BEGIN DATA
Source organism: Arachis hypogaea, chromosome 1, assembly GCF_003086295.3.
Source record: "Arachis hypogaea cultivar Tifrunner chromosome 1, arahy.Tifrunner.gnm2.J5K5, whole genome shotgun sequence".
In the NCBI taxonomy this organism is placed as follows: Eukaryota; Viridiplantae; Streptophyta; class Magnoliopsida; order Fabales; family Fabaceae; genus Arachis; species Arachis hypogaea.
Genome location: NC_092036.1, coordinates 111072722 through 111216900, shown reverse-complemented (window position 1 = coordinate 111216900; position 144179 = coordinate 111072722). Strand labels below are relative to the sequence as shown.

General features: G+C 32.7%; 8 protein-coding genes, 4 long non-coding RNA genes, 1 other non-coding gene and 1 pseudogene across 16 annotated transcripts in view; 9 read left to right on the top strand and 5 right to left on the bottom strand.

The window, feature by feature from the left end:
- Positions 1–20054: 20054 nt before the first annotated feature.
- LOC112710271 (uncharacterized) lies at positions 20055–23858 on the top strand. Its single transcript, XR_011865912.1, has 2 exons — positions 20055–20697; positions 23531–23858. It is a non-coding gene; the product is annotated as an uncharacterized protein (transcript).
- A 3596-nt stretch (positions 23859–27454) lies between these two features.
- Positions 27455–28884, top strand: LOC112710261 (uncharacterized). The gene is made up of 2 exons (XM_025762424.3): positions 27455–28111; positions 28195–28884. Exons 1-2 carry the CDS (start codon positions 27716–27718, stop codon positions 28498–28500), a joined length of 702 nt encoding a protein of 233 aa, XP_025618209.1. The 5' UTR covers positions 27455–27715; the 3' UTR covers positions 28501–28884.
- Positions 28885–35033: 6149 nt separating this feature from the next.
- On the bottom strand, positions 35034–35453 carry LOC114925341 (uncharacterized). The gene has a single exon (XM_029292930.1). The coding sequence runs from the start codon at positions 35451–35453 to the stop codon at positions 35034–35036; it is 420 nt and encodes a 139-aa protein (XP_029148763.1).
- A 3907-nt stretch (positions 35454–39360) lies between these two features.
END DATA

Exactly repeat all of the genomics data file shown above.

Source organism: Arachis hypogaea, chromosome 1, assembly GCF_003086295.3.
Source record: "Arachis hypogaea cultivar Tifrunner chromosome 1, arahy.Tifrunner.gnm2.J5K5, whole genome shotgun sequence".
In the NCBI taxonomy this organism is placed as follows: Eukaryota; Viridiplantae; Streptophyta; class Magnoliopsida; order Fabales; family Fabaceae; genus Arachis; species Arachis hypogaea.
Genome location: NC_092036.1, coordinates 111072722 through 111216900, shown reverse-complemented (window position 1 = coordinate 111216900; position 144179 = coordinate 111072722). Strand labels below are relative to the sequence as shown.

General features: G+C 32.7%; 8 protein-coding genes, 4 long non-coding RNA genes, 1 other non-coding gene and 1 pseudogene across 16 annotated transcripts in view; 9 read left to right on the top strand and 5 right to left on the bottom strand.

The window, feature by feature from the left end:
- Positions 1–20054: 20054 nt before the first annotated feature.
- LOC112710271 (uncharacterized) lies at positions 20055–23858 on the top strand. Its single transcript, XR_011865912.1, has 2 exons — positions 20055–20697; positions 23531–23858. It is a non-coding gene; the product is annotated as an uncharacterized protein (transcript).
- A 3596-nt stretch (positions 23859–27454) lies between these two features.
- Positions 27455–28884, top strand: LOC112710261 (uncharacterized). The gene is made up of 2 exons (XM_025762424.3): positions 27455–28111; positions 28195–28884. Exons 1-2 carry the CDS (start codon positions 27716–27718, stop codon positions 28498–28500), a joined length of 702 nt encoding a protein of 233 aa, XP_025618209.1. The 5' UTR covers positions 27455–27715; the 3' UTR covers positions 28501–28884.
- Positions 28885–35033: 6149 nt separating this feature from the next.
- On the bottom strand, positions 35034–35453 carry LOC114925341 (uncharacterized). The gene has a single exon (XM_029292930.1). The coding sequence runs from the start codon at positions 35451–35453 to the stop codon at positions 35034–35036; it is 420 nt and encodes a 139-aa protein (XP_029148763.1).
- A 3907-nt stretch (positions 35454–39360) lies between these two features.